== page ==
Hunza Naga Badge, 1891, stamped by Gurney and Son, with reverse lugs and pin.
Some general signs of wear but remains a good example.
Original striking with makers mark of Gurney & Son, Woodstock Street, London.
Also a nice modern piece of the unusual ribbon which it was believed to have been worn with.
Originally issued to be worn as a brooch around the neck like this, a few examples later had the reverse loops removed to be worn as a more traditional breast badge alongside their IGS Hunza 1891 allowing them to attach the ribbon.
A rare campaign medal awarded to the Imperial Service Troops for the ‘Anglo-Brusho War’ of 1891, as the Troops of the British Raj fought against the Princely States of Hunza and Nagar in the Gilgit Agency.
Colonel Algernon Durand commanded a force of about 1,000 rifles and 2 Guns, the British gained control of Nagar during a battle at Nilt Nagar during 1891. The fort at Nilt was stormed, and after a fortnight’s delay the cliffs beyond it were also carried by assault. Hunza and Nagar were then occupied and the chief of Nagar was reinstates on making his submission, for Hunza the Half-brother of the Raja of Hunza was instead installed as Chief in place of his brother.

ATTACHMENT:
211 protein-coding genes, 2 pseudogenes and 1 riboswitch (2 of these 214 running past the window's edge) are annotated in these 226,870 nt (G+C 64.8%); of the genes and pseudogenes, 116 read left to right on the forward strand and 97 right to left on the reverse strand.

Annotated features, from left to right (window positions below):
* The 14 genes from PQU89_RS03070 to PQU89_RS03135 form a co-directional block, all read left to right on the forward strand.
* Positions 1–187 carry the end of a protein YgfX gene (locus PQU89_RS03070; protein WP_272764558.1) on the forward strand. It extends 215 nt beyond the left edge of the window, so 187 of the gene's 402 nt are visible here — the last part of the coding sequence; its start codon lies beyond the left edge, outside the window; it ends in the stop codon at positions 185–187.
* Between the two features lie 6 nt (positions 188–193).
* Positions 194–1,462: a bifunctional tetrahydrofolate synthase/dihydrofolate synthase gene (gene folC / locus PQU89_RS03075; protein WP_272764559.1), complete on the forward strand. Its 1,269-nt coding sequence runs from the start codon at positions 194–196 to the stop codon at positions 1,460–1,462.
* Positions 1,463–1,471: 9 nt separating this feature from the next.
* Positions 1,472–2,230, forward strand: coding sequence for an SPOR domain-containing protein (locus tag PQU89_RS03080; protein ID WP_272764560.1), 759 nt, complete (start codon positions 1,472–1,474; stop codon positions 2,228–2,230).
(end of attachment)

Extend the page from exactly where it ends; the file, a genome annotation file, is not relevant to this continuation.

For this short campaign three Victoria Crosses were awarded to Sir Fenton Aylmer, Lieut Guy Boisragon, 5th Gurkha Rifles & Lieut John Manners Smith for the assault on Nilt Fort.
A highly unusual and unconventional looking “Campaign Medal”, the recipients which numbered about 1,515 men were recipients of the India General Service Medal, with the rare clasp “Hunza 1891”.
It was manufactured in England on behalf of the Mahrajah Shri Ranbir Singh of Jammu and Kashmir circa 1891 as a reward for the soldiers involved in the campaign.
A few years later during 1895 he ordered a similar medal but this time in the Style of a Breast Badge also produced by Gurney.